I admired de Machula’s playing very, very much, but at the same time I was (already) very opiniated and afraid of him trying to make me play like him. For example, I was afraid of copying his well known fast vibrato. I also thought I already knew exactly how to play Bach and didn’t really want influence from him in that either. He was of course much more intelligent than I, he hardly ever mentioned vibrato and when I played Bach for him, he listened to my version politely, then played the same Suite to me his way and never discussed the differences at all. It is obvious that he understood exactly who he was dealing with and that this was the best way of leaving his legacy deep in me.

The final lesson in generosity was a more difficult one. I was playing the Prokofiev Sinfonia Concertante for him and got stuck with a famous passage of tenths which I obviously hadn’t learned very well. Rather than scolding me about my sloppiness he took his cello and started practising it with me. He made me practice every interval with him until he (naturally) had them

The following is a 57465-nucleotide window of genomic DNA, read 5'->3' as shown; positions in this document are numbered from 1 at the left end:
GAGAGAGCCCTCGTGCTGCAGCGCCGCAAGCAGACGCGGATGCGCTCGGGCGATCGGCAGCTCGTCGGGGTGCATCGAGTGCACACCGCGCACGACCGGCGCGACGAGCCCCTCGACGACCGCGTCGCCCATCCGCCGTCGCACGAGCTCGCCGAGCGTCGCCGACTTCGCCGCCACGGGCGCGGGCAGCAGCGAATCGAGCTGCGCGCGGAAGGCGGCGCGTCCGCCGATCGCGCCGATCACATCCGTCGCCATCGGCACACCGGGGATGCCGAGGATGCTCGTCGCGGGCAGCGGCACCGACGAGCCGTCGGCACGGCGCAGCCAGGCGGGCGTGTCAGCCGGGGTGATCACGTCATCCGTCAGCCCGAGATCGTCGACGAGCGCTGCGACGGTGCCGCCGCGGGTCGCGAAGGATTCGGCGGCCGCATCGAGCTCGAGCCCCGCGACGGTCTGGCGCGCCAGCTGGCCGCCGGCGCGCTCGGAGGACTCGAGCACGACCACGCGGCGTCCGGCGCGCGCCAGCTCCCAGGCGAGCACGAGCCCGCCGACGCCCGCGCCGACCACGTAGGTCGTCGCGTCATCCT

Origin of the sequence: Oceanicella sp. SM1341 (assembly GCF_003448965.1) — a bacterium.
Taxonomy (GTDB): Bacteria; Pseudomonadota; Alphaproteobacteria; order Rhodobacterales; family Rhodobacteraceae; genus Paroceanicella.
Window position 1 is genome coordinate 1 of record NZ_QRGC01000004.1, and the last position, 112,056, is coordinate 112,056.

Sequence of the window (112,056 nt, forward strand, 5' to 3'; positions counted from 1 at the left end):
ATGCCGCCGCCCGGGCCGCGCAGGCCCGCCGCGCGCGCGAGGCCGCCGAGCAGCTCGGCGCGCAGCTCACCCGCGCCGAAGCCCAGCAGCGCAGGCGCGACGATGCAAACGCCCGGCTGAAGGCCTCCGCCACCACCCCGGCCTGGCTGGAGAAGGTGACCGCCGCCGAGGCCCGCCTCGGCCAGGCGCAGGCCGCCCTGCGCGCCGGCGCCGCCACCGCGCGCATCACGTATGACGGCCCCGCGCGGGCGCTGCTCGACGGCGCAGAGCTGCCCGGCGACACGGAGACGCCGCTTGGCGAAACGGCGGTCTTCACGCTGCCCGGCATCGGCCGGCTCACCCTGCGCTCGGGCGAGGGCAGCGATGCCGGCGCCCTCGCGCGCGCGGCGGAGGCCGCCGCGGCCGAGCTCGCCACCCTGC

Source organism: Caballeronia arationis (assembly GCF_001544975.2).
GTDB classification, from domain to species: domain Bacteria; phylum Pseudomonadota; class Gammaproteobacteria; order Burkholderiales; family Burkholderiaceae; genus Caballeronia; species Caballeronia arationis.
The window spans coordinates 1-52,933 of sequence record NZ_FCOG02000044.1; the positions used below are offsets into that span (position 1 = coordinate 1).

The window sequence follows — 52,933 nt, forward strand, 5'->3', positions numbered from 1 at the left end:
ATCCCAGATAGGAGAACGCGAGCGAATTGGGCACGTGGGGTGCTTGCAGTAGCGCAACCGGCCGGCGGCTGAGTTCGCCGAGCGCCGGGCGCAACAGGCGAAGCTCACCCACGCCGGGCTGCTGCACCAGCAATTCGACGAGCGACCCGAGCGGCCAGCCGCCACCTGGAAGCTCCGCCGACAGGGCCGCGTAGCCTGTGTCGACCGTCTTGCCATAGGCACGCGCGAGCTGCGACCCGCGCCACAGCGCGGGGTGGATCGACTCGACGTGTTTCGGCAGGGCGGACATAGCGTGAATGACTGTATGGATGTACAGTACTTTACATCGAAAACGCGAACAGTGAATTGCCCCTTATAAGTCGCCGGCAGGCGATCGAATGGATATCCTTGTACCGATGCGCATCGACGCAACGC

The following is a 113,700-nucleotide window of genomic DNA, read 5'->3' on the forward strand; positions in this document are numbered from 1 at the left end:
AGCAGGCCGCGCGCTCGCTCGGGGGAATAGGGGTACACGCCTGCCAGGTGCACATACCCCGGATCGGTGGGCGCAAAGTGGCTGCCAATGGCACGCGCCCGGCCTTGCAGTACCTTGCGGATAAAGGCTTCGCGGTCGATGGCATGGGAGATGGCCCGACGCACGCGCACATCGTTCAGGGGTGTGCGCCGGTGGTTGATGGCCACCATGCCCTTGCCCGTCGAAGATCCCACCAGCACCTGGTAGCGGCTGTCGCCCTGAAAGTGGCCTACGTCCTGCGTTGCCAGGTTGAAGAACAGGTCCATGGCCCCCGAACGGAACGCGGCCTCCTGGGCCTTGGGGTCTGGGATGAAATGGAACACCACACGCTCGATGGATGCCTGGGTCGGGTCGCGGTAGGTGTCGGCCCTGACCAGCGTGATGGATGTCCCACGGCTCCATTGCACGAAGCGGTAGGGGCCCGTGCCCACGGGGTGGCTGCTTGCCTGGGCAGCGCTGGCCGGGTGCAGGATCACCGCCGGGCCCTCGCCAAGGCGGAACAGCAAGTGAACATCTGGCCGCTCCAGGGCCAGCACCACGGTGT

perfect and I just kept struggling. With infinite patience he kept practicing with me for for what seemed like hours until I was completely broken, furious and ready to smash my cello on his head. While I thought he was trying to humiliate me, he was in fact just showing how to be patient and get to the bottom of things, something I hadn’t understood before. As I was packing my cello and swearing in my head never to come back, the next student arrived and de Machula asked me back saying that he would like me to play Bach’s c-minor Sarabande to the student, that he thought I played it so well that the best way for the other cellist to understand the piece was to hear me. At this point I was completely bewildered as to what had happened in those last two hours.